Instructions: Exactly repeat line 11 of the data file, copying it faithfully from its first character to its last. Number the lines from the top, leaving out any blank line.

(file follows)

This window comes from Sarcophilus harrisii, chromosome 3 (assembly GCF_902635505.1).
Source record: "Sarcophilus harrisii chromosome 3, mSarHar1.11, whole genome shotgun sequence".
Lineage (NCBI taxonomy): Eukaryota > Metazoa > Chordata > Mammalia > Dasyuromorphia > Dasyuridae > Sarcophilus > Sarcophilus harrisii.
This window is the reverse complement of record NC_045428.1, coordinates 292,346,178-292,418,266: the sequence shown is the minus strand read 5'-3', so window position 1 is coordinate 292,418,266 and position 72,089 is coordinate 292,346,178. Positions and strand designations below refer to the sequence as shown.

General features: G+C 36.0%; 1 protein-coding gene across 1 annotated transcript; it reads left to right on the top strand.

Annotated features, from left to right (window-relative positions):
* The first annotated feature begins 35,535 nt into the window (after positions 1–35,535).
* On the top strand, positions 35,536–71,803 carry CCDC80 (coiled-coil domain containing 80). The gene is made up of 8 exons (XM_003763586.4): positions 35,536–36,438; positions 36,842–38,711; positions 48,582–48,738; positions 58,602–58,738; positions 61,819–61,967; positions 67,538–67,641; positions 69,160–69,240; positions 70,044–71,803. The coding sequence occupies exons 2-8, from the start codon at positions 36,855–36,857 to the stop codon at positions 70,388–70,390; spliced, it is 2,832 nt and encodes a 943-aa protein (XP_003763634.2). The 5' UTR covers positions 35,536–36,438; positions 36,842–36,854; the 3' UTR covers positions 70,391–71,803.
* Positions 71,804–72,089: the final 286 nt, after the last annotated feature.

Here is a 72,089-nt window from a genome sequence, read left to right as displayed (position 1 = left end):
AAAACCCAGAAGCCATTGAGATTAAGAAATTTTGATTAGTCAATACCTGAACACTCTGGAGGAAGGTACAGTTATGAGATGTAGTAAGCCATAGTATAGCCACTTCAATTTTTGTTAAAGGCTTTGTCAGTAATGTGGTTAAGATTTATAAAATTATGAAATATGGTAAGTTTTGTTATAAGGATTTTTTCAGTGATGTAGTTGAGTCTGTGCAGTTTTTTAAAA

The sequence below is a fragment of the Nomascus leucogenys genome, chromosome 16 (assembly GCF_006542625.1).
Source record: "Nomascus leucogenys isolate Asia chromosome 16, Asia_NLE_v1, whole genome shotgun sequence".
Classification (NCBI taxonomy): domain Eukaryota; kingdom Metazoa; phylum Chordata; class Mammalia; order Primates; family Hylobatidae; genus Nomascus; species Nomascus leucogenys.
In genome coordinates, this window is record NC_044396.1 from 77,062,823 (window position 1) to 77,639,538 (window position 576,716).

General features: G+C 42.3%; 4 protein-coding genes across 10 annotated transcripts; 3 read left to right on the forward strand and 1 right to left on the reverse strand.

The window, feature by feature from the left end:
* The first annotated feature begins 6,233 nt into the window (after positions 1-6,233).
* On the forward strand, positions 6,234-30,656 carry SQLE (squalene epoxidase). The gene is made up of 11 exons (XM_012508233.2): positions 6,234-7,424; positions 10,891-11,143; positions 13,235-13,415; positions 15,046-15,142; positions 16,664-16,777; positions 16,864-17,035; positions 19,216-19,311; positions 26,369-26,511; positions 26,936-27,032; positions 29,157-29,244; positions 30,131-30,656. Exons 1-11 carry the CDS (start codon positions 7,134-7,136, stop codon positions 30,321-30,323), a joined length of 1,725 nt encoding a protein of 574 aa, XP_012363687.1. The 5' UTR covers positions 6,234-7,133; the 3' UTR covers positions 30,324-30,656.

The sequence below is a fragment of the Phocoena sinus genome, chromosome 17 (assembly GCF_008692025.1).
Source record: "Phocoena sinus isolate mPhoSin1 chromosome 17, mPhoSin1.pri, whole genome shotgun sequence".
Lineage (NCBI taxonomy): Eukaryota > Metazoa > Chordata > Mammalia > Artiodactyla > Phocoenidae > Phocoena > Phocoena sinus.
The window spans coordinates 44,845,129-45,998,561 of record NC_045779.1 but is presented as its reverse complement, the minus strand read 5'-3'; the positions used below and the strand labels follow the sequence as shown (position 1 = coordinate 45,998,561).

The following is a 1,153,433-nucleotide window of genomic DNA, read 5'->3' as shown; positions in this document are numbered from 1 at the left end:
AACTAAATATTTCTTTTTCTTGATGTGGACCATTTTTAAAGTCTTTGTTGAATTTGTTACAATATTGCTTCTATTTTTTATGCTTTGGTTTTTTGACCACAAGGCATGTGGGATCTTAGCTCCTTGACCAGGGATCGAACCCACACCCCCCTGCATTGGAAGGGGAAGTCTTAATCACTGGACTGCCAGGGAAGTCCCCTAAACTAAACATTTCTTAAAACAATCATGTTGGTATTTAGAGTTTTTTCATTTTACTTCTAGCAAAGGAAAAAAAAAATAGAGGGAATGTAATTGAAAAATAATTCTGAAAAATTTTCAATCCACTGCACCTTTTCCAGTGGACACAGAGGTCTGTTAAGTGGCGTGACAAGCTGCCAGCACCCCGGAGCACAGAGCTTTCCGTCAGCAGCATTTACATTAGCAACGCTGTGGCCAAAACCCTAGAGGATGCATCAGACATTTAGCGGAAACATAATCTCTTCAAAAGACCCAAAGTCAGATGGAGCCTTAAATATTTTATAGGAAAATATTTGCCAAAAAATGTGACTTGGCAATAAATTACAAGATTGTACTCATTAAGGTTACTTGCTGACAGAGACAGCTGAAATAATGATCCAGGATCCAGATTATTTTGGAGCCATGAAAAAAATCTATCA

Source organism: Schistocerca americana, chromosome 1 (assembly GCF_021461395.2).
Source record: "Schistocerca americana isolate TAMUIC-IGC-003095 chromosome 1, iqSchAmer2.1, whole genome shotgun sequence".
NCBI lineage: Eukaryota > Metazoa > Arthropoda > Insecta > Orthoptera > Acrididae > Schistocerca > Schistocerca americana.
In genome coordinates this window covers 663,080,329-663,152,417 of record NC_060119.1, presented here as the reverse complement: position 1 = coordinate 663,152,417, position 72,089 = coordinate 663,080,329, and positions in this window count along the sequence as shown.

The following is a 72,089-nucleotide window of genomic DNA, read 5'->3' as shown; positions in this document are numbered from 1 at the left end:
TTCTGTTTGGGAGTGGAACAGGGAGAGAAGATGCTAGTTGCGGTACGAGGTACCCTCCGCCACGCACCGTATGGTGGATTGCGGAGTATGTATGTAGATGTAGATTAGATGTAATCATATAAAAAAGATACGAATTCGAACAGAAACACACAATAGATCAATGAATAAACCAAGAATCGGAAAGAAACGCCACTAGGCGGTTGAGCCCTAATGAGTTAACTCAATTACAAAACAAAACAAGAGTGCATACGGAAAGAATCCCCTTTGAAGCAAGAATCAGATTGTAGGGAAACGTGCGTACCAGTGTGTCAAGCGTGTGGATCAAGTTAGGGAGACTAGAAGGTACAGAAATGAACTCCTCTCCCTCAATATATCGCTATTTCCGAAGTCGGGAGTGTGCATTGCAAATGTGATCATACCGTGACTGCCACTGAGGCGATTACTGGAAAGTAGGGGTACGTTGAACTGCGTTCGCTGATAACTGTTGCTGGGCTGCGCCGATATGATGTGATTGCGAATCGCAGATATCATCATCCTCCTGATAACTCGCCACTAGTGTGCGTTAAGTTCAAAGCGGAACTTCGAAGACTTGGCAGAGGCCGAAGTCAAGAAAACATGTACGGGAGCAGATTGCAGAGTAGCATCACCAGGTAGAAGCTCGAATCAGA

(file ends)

AAAACCCAGAAGCCATTGAGATTAAGAAATTTTGATTAGTCAATACCTGAACACTCTGGAGGAAGGTACAGTTATGAGATGTAGTAAGCCATAGTATAGCCACTTCAATTTTTGTTAAAGGCTTTGTCAGTAATGTGGTTAAGATTTATAAAATTATGAAATATGGTAAGTTTTGTTATAAGGATTTTTTCAGTGATGTAGTTGAGTCTGTGCAGTTTTTTAAAA